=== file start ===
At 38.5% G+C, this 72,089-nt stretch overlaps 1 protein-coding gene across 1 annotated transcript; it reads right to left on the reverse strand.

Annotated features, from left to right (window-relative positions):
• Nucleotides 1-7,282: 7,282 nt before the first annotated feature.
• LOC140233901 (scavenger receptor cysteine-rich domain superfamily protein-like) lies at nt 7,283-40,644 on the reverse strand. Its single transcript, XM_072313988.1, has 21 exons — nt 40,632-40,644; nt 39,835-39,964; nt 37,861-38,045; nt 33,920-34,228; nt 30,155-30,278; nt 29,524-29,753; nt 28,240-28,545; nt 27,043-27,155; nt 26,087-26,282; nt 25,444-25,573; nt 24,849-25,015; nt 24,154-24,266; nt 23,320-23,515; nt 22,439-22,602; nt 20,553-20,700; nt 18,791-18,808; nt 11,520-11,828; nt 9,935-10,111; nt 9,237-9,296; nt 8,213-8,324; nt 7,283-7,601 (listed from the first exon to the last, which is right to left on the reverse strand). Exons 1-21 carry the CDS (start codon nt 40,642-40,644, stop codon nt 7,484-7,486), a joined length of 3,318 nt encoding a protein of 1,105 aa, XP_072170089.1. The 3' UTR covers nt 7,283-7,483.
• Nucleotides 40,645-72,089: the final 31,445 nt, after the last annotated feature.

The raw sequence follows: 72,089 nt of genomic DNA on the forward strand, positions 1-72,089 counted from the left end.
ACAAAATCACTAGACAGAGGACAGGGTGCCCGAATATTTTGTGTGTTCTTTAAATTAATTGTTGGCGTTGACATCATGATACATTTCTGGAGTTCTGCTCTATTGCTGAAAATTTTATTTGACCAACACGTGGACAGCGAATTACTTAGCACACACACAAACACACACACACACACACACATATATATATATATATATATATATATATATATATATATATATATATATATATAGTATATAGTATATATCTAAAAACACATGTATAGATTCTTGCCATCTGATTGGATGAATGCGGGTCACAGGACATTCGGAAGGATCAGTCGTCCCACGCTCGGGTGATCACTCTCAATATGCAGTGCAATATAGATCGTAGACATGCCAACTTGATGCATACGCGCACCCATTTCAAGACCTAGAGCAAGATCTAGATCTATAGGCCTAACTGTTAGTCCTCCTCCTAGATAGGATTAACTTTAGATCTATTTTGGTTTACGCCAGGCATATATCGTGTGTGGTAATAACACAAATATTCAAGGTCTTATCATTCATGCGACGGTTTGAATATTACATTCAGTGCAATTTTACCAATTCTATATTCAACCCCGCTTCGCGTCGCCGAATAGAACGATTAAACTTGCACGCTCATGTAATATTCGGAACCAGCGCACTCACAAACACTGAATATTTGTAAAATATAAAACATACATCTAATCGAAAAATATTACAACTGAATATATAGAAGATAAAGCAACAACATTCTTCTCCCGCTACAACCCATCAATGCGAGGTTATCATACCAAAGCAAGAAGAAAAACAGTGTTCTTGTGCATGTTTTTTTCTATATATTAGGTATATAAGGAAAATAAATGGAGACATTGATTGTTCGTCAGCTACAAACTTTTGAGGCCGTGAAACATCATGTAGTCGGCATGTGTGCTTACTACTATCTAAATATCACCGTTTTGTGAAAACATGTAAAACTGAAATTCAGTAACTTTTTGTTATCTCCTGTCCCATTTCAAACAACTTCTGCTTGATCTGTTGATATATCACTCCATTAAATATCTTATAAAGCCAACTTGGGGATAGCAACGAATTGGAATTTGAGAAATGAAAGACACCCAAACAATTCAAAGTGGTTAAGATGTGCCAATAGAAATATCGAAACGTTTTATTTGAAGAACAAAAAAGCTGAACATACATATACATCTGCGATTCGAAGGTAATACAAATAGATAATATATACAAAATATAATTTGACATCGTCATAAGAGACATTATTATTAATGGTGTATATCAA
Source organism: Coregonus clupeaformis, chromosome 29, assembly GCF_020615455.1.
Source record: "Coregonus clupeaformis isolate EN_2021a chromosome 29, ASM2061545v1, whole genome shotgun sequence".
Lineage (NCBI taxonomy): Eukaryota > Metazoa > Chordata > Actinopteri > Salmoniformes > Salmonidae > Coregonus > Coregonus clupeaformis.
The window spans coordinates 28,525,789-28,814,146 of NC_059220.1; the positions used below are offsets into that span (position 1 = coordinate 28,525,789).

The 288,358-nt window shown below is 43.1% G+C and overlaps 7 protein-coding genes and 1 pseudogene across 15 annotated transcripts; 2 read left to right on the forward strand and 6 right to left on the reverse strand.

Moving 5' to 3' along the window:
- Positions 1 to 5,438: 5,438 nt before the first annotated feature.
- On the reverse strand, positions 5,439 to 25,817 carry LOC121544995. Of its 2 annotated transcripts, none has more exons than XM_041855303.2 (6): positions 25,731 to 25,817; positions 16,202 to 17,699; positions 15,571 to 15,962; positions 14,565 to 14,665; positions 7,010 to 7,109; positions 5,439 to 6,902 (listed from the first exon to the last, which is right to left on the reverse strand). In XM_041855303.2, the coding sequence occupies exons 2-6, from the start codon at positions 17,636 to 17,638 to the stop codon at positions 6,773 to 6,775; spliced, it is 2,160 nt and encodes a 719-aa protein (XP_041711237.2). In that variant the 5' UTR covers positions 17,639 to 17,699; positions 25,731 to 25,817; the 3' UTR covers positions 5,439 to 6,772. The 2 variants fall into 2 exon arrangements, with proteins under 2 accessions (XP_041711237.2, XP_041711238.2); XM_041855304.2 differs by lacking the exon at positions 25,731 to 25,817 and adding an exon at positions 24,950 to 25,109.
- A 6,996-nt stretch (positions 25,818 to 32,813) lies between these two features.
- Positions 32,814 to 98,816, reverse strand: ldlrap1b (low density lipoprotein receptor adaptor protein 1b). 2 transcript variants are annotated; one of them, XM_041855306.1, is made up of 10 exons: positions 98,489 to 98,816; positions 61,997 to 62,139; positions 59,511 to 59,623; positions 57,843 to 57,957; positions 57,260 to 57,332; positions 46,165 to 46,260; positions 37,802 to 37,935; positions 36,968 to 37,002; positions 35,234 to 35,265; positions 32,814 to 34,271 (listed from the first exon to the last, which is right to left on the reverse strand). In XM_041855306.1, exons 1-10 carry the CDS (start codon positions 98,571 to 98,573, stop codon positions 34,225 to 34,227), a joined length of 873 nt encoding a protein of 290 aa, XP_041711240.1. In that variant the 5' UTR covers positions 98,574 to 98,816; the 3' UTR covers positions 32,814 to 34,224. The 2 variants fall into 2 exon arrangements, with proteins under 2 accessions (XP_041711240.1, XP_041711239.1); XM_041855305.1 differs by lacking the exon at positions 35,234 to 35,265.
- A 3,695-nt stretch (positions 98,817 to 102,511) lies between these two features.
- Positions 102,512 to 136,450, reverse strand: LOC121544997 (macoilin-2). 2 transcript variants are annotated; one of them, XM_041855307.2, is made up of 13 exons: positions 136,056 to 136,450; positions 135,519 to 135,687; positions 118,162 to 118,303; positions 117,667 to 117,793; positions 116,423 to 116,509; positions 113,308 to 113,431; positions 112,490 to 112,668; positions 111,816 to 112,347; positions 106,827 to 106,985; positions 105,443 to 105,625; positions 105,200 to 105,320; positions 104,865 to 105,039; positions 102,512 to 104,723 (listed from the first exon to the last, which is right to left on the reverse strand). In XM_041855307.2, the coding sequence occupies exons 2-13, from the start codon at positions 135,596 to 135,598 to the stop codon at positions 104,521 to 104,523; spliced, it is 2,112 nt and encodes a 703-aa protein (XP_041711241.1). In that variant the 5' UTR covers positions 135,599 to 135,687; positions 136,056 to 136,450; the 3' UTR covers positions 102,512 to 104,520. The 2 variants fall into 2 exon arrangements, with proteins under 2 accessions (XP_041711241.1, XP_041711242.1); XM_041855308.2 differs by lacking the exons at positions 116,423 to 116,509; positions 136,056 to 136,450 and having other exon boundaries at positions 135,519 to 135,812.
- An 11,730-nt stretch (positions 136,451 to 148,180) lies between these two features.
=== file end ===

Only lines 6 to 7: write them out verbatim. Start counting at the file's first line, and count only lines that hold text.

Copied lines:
The raw sequence follows: 72,089 nt of genomic DNA on the forward strand, positions 1-72,089 counted from the left end.
ACAAAATCACTAGACAGAGGACAGGGTGCCCGAATATTTTGTGTGTTCTTTAAATTAATTGTTGGCGTTGACATCATGATACATTTCTGGAGTTCTGCTCTATTGCTGAAAATTTTATTTGACCAACACGTGGACAGCGAATTACTTAGCACACACACAAACACACACACACACACACACATATATATATATATATATATATATATATATATATATATATATATATATATATAGTATATAGTATATATCTAAAAACACATGTATAGATTCTTGCCATCTGATTGGATGAATGCGGGTCACAGGACATTCGGAAGGATCAGTCGTCCCACGCTCGGGTGATCACTCTCAATATGCAGTGCAATATAGATCGTAGACATGCCAACTTGATGCATACGCGCACCCATTTCAAGACCTAGAGCAAGATCTAGATCTATAGGCCTAACTGTTAGTCCTCCTCCTAGATAGGATTAACTTTAGATCTATTTTGGTTTACGCCAGGCATATATCGTGTGTGGTAATAACACAAATATTCAAGGTCTTATCATTCATGCGACGGTTTGAATATTACATTCAGTGCAATTTTACCAATTCTATATTCAACCCCGCTTCGCGTCGCCGAATAGAACGATTAAACTTGCACGCTCATGTAATATTCGGAACCAGCGCACTCACAAACACTGAATATTTGTAAAATATAAAACATACATCTAATCGAAAAATATTACAACTGAATATATAGAAGATAAAGCAACAACATTCTTCTCCCGCTACAACCCATCAATGCGAGGTTATCATACCAAAGCAAGAAGAAAAACAGTGTTCTTGTGCATGTTTTTTTCTATATATTAGGTATATAAGGAAAATAAATGGAGACATTGATTGTTCGTCAGCTACAAACTTTTGAGGCCGTGAAACATCATGTAGTCGGCATGTGTGCTTACTACTATCTAAATATCACCGTTTTGTGAAAACATGTAAAACTGAAATTCAGTAACTTTTTGTTATCTCCTGTCCCATTTCAAACAACTTCTGCTTGATCTGTTGATATATCACTCCATTAAATATCTTATAAAGCCAACTTGGGGATAGCAACGAATTGGAATTTGAGAAATGAAAGACACCCAAACAATTCAAAGTGGTTAAGATGTGCCAATAGAAATATCGAAACGTTTTATTTGAAGAACAAAAAAGCTGAACATACATATACATCTGCGATTCGAAGGTAATACAAATAGATAATATATACAAAATATAATTTGACATCGTCATAAGAGACATTATTATTAATGGTGTATATCAA